Now is the time to get serious about Childs' play

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The Independent Online

In tennis, when the earth moves you are either playing a blinder or have been caught in an earthquake. Alas for Lee Childs, it really was an earthquake. It happened at the start of the year during a Challenger tournament in Honduras. "They carried on with the event but the place was pretty smashed up," said Childs. And when Lee came back to Britain he was out of action for four weeks, having additionally caught a virus.

Just another episode in the hectic life of the Bridgwater youngster who won the national title a year ago at the age of 18 to much acclaim. The British closed championships get under way tomorrow at the new tennis centre at Horwich, near Bolton, and Childs is looking forward to a successful defence. If he does manage to retain the national crown, he would be the first to do so since Tim Henman won it three years in a row between 1995 and 1997.

As a junior who had just become British champion, Childs stood 428th in the world senior rankings. A year on, he has moved up to 374, less than might have been expected following his wild-card win over a top 100 player, Sargis Sargsian, at the Brighton ATP indoor event at the end of last season. So many outstanding British juniors have found the leap into the senior ranks daunting, but Childs is realistic about his first year among the big boys.

"Results-wise it has not been very good, really, but I am playing a lot better than a year ago," he said. "Stepping up you run into a stiffer level of competition and you have to play abroad much more. Mentally, I feel much stronger, too."

Childs, who made his Davis Cup debut in the victory over Portugal in April, was given wild cards into the Stella Artois and Wimbledon Championships, losing in the first round of both. "But you can't allow yourself to get distracted or downhearted by setbacks," he said. "You have to believe you are doing the right things because the second you drop your head you are in trouble. Keep your head up, keep fighting. I know I can play good enough tennis to compete at my new level."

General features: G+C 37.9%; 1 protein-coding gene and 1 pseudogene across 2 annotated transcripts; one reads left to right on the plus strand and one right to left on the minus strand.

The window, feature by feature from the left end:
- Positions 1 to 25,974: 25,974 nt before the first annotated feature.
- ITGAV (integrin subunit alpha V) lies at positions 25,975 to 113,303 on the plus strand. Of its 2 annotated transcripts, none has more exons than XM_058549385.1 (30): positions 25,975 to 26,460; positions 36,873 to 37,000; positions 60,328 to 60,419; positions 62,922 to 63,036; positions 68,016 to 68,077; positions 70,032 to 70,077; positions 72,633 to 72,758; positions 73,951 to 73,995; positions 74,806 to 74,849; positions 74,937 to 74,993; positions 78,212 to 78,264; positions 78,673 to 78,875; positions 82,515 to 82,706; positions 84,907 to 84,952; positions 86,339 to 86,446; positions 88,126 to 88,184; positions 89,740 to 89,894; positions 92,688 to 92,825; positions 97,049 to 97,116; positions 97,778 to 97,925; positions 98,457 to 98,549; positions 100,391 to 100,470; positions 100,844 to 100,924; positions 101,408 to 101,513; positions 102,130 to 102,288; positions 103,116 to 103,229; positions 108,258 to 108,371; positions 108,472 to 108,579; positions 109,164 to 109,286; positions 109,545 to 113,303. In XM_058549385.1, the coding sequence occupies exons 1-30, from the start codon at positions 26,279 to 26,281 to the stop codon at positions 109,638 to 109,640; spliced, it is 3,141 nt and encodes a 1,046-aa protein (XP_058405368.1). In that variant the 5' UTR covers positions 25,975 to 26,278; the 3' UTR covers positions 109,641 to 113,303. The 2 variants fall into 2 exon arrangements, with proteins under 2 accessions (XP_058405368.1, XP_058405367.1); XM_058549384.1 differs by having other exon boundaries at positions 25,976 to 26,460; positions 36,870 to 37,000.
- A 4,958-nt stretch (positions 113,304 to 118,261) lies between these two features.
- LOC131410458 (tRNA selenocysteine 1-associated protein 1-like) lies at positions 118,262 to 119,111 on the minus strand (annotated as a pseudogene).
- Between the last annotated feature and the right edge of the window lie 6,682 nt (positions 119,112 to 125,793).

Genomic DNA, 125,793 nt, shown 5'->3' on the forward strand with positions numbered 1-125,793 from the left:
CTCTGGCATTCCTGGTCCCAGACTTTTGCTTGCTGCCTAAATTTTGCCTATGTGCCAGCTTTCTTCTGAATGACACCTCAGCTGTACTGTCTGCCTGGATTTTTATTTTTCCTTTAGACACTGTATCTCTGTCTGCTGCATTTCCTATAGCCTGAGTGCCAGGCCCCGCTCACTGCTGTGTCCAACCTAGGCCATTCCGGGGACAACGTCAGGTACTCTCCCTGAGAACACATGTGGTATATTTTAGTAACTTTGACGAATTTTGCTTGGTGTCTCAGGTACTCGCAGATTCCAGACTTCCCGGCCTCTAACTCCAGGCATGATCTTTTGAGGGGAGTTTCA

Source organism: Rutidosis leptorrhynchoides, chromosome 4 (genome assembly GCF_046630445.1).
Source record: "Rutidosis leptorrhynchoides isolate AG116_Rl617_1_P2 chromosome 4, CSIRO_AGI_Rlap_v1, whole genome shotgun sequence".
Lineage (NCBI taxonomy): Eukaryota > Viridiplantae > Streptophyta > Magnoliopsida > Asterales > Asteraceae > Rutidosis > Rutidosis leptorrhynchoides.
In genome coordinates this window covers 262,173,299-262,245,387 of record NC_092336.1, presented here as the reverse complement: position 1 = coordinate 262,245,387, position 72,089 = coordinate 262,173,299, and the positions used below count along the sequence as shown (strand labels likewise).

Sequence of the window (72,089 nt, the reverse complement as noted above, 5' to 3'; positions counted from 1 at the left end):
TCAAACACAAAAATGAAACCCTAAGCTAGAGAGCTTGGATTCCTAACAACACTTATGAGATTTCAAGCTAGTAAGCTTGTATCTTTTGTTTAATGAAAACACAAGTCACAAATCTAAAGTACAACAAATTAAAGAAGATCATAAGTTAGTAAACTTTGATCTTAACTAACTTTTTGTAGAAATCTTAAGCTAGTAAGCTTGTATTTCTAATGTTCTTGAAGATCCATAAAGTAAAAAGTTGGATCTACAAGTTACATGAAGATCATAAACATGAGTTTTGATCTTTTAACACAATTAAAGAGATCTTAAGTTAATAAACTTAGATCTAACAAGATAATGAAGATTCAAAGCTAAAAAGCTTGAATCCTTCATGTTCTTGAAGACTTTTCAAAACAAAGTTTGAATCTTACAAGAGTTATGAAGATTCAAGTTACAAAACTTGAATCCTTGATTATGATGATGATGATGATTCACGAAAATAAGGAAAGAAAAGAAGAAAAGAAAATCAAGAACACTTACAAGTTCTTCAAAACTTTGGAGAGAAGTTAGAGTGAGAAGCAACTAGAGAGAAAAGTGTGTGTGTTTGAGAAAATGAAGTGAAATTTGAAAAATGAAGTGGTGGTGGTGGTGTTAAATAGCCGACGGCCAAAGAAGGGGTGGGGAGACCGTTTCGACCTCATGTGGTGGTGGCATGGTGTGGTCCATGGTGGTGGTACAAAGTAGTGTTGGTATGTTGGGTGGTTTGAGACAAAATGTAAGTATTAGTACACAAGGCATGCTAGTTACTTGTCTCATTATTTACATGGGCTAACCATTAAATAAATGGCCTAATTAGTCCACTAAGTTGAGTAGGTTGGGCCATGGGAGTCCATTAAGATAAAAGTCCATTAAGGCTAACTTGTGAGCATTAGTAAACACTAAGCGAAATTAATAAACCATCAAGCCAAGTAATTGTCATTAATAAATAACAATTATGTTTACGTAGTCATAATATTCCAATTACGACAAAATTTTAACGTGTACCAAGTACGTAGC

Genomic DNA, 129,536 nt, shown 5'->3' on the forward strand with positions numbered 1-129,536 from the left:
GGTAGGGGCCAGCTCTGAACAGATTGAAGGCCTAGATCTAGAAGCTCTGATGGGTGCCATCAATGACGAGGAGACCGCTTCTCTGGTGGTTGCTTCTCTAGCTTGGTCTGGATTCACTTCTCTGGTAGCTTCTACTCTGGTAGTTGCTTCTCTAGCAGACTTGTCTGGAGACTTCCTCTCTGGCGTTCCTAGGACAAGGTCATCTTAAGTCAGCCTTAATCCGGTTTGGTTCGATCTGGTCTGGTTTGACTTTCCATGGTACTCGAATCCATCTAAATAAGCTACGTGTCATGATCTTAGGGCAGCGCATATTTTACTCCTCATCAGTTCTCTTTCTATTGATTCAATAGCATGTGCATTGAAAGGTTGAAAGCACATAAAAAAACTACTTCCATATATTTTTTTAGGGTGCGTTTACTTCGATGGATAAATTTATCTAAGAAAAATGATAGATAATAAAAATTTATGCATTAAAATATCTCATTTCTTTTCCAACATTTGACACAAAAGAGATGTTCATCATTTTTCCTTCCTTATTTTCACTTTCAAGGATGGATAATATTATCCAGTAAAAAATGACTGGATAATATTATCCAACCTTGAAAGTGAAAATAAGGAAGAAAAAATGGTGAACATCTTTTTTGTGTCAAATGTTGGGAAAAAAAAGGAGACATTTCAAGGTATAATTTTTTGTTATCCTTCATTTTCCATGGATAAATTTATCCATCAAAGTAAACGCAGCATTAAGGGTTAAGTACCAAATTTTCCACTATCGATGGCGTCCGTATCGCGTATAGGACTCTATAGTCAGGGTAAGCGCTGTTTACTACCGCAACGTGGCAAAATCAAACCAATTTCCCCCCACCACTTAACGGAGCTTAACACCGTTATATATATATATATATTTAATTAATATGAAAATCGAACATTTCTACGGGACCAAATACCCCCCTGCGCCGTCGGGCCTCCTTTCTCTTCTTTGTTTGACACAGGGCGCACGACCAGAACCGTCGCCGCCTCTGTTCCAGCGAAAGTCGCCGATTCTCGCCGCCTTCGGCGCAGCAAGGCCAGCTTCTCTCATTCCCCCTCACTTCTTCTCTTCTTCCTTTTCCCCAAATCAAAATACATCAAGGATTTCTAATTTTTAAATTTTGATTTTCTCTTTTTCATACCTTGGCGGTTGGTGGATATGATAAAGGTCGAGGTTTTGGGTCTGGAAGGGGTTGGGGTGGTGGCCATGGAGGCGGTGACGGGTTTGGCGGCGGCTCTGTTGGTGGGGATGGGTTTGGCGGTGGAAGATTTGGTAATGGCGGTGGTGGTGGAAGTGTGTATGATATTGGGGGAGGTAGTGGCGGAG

Childs will get the chance to extend the form he showed in reaching the semi-finals of a $15,000 event in Leeds a week ago. He has also had the stimulation of being part of the British Davis Cup squad who did so well in Ecuador last month. He arrives in Bolton, where the championships are being staged for the first time at the £19m venue opened during the summer alongside Bolton Wanderers' Reebok stadium, as the eighth-ranked British man.

Henman and Greg Rusedski have grown beyond competing for this kind of pot (£5,000 to the winner) but Childs will be challenged by Martin Lee, now in the world's top 100, Barry Cowan, who gave Pete Sampras a fright at Wimbledon, and the 1999 winner, Jamie Delgado.

In the women's event, the absence of the champion, Lorna Woodroffe, with a back injury will offer the British number one, Julie Pullin, the opportunity to win her third British title. Having triumphed in 1996 and 1998, the 177th-ranked Pullin, 25 years old and from Mountsorrel, Leicestershire, will also be full of good cheer, having just won a $25,000 Challenger event in Cardiff, her first such success for two years.

And to those who dismiss the Nationals as a closed-shop affair of little importance, Pullin points out: "My previous victories are two of the best moments of my career. To say you are national champion is a great honour." An honour free of earthquakes, too.